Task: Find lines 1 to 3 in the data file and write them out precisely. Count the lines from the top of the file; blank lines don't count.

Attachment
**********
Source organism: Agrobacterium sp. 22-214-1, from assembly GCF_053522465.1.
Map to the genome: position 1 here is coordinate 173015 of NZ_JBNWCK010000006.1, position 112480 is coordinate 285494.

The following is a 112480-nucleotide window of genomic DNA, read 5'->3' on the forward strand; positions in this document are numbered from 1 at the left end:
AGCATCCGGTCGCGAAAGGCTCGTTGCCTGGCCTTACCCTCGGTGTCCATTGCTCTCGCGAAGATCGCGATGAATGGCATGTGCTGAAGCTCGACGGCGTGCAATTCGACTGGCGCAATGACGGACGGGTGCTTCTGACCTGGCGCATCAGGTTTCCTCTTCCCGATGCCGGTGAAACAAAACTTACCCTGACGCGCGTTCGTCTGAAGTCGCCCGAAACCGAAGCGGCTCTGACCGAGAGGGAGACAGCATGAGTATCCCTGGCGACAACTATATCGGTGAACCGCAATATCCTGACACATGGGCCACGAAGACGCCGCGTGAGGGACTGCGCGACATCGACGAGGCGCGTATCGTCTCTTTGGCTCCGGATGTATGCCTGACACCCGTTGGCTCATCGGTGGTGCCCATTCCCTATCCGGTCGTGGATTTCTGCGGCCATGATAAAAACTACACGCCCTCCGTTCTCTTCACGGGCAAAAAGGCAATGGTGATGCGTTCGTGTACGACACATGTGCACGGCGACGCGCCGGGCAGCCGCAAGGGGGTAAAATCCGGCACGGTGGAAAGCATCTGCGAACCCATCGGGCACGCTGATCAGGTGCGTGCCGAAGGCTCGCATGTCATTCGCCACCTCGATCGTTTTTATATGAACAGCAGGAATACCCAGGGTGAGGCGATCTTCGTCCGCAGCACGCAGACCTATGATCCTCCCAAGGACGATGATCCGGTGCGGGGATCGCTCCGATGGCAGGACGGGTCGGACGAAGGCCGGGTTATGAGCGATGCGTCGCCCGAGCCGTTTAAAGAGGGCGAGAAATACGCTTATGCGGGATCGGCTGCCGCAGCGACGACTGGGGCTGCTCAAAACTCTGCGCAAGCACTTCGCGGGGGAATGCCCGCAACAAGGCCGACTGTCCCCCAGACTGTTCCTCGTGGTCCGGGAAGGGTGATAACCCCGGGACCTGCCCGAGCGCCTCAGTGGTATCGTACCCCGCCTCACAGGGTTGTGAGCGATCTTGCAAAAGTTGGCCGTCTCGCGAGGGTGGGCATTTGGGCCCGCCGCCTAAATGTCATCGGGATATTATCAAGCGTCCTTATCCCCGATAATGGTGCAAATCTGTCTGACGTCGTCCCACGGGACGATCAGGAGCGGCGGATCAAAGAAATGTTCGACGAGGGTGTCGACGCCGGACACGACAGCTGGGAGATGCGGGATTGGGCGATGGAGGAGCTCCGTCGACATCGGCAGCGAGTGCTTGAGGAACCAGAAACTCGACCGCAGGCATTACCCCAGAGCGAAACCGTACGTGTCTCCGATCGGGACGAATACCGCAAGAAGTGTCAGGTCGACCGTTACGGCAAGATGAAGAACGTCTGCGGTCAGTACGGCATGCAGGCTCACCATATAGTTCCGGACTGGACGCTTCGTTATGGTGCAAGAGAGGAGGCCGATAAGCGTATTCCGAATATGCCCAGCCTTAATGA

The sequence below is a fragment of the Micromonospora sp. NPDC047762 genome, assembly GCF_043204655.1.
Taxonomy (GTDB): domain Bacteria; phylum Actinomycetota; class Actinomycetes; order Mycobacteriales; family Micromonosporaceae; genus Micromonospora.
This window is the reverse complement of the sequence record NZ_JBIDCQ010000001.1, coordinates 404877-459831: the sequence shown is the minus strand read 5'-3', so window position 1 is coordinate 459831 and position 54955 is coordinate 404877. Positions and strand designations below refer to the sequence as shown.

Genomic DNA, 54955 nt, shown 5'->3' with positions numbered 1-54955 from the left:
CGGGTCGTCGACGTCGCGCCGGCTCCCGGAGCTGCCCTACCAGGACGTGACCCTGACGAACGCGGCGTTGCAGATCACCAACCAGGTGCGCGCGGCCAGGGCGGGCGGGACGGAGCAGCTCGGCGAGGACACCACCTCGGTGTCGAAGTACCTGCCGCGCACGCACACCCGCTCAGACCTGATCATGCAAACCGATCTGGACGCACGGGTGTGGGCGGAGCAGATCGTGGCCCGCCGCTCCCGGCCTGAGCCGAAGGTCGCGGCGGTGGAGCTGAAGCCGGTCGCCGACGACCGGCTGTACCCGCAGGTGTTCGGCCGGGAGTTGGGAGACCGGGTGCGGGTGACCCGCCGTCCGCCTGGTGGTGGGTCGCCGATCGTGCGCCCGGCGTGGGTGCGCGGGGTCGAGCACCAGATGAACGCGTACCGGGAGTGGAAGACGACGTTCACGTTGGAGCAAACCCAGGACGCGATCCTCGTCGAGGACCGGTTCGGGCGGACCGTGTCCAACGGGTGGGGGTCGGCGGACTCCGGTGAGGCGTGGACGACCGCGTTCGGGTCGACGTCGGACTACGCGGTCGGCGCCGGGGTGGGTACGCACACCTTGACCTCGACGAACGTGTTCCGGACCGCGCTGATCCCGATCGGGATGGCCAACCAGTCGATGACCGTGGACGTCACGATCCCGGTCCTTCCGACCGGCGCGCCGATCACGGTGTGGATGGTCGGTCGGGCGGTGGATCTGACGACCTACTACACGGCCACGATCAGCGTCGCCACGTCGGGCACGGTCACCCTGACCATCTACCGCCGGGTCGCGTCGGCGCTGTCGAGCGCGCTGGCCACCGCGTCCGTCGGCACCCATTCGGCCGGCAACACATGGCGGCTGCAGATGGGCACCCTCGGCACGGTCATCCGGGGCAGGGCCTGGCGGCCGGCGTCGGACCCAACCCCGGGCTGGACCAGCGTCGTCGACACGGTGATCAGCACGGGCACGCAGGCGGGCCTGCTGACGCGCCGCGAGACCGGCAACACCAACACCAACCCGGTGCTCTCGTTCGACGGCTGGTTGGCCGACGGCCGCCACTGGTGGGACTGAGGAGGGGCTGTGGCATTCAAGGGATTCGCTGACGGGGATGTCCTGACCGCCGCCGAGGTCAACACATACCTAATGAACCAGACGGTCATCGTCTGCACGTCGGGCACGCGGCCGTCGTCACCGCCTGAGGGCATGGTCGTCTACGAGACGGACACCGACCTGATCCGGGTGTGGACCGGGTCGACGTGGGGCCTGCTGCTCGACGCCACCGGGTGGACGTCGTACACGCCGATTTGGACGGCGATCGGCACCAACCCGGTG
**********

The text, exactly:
Source organism: Agrobacterium sp. 22-214-1, from assembly GCF_053522465.1.
Map to the genome: position 1 here is coordinate 173015 of NZ_JBNWCK010000006.1, position 112480 is coordinate 285494.

The following is a 112480-nucleotide window of genomic DNA, read 5'->3' on the forward strand; positions in this document are numbered from 1 at the left end: